I only watch a few shows at a time but I don't think I have hated a character in a long time as much as I've hated Billy.  I was seething with rage as he destroyed the clubhouse and Cole's art.  He is just the epitome of white male privilege and a patriarchal mindset.  He needlessly teases Anne, acts racist towards Bash, irreparably messes up Cole's hand, and then destroys their safe haven.  He not only destroyed Cole's place but Diana, Ruby, even his own sister.  He has no regard for their interests and worst of all he gets off with nary a slap on the wrist because patriarchy.  Woooo he let the fox live, no dice, he's horrible.

 

I did find I liked the season when I finally just treated the show as its own vessel without comparison to source material and the 1985 series.  I like Diana still being a kid but also the voice that grounds Anne at times.  I'm guessing S3 will probably be the final third of the book as Amybeth is sixteen and reaching the age of Anne at the end of the book.

  • Like 4

Share this post


Link to post

The showrunner said she had five seasons planned, so I expect they will keep Matthew around until close to the end.  The last part of the book has Anne studying at Queen's, so I don't expect that until the fourth or maybe even the fifth season.  This Anne still has a lot of maturing left to do, plus it works better if the actress looks more college-age.  I doubt they're interested in exploring Anne starting her career since that's pretty much the role of the new Ms. Stacey.

Edited by Camera One

Share this post


Link to post
On ‎7‎.‎7‎.‎2018 at 10:46 AM, Itsamemario said:

 I wonder how they plan to continue Anne and Gilbert's romance.

I liked Cole better. He was really Anne's soul mate. Too bad he isn't available. 

And I never got an impression that Anne wanted to be a teacher. Why not an author?

Share this post


Link to post

Really late to this episode. Have been enjoying the new take on Anne.  Quite willing to accept the new take on Anne. I found the later books somewhat boring. 

  • Like 1

Share this post


Link to post

I know the last post in this thread is like, six months old, but...I marathoned in anticipation of Season 3.

I'm confused about a lot of the characters.  I love the books so much, and so many of the characters are here, but are super different.  The big one for me is actually Billy.  In the books he's not much of a character, but he's kind of a good guy.  He freaking proposes to Anne!  It's played for comedy but the books do make it clear that he has legitimate feelings for her.  But here he's like her #1 tormentor.  So, are they going in the direction of he messes with her because he secretly likes her?  Because he seems *really* sure that he hates her.  It's a heck of a change from the books.  And is the thing with the fox meant to show he's changing, and becoming a better person?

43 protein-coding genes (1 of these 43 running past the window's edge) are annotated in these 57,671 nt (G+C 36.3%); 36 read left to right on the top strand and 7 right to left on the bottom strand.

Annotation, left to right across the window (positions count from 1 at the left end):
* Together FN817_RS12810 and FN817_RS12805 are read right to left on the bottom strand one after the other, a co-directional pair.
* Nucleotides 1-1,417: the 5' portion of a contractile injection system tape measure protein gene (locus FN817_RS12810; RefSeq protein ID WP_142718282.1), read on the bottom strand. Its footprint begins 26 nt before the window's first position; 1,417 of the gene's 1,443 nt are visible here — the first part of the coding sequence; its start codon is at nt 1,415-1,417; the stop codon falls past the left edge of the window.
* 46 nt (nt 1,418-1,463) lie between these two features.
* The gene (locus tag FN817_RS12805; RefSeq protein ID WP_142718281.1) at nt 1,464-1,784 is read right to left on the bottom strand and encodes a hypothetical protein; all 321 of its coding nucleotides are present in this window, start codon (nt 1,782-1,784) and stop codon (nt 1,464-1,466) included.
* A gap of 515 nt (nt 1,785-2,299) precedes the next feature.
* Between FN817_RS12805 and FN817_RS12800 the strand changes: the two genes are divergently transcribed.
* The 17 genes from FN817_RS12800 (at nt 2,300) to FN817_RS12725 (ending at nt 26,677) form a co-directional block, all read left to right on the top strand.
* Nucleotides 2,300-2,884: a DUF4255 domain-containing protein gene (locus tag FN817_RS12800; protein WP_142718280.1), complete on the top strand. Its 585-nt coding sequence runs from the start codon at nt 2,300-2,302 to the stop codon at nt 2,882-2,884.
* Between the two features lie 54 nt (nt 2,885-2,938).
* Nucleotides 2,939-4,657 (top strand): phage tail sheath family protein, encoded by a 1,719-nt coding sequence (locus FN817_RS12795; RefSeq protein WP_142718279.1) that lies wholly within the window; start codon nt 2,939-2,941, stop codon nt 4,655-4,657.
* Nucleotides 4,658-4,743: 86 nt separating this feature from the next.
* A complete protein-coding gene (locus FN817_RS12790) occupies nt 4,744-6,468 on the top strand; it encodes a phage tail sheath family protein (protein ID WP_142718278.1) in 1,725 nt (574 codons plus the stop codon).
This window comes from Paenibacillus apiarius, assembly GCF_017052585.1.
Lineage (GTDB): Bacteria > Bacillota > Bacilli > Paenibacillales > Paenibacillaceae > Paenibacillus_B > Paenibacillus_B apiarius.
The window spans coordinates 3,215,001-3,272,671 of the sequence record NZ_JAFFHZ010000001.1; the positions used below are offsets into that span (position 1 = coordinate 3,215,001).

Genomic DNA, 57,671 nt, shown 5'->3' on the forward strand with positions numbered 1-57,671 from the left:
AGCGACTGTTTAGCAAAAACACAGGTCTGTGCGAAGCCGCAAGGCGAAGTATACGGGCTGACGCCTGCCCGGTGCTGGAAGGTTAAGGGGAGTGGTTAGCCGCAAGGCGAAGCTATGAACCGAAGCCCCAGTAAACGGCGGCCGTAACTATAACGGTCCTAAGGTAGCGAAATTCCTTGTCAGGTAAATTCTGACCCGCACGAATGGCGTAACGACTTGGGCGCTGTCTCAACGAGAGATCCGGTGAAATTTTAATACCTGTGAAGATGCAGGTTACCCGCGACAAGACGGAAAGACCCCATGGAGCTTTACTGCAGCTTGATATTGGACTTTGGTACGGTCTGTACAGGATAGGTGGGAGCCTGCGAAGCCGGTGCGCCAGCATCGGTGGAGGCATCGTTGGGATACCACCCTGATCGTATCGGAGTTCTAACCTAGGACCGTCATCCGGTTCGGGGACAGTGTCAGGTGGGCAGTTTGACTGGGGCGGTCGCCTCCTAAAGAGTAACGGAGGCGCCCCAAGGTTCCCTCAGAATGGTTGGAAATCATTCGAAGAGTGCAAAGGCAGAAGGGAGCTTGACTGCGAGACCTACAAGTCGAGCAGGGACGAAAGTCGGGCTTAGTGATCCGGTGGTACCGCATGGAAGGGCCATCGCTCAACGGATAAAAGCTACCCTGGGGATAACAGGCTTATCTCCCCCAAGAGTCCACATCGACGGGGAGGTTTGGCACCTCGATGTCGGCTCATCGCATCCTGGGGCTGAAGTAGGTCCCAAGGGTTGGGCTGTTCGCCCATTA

I love Jerry.  Again, he's in the books, but barely, and I love how they've expanded on him.  He's such a sweet friend to Anne.  

Anne needs to grow up.  She's too old at this point to be blurting out stupid things in class and holding a petty grudge against Gilbert.  I'm looking forward to seeing what they do with the time jump, because if as they say she's going to be 16, then she needs to start acting like it.  And she's supposed to be one of the top students when she and Gil go to university.  I wonder if we'll ever see Phil, or Roy, or Patty's Place, or if Anne with initially reject Gil or anything like that.

  • Like 1

Share this post


Link to post

I'd LOVE to see the Redmond years! Have we ever seen that televised? I see Phil as looking like Anne Hathaway.

Share this post


Link to post

Join the conversation

You can post now and register later. If you have an account, sign in now to post with your account.

Guest
Reply to this topic...

×   Pasted as rich text.   Restore formatting

  Only 75 emoji are allowed.

×   Your link has been automatically embedded.   Display as a link instead

×   Your previous content has been restored.   Clear editor

×   You cannot paste images directly. Upload or insert images from URL.

×
×
  • Create New...

Customize font-size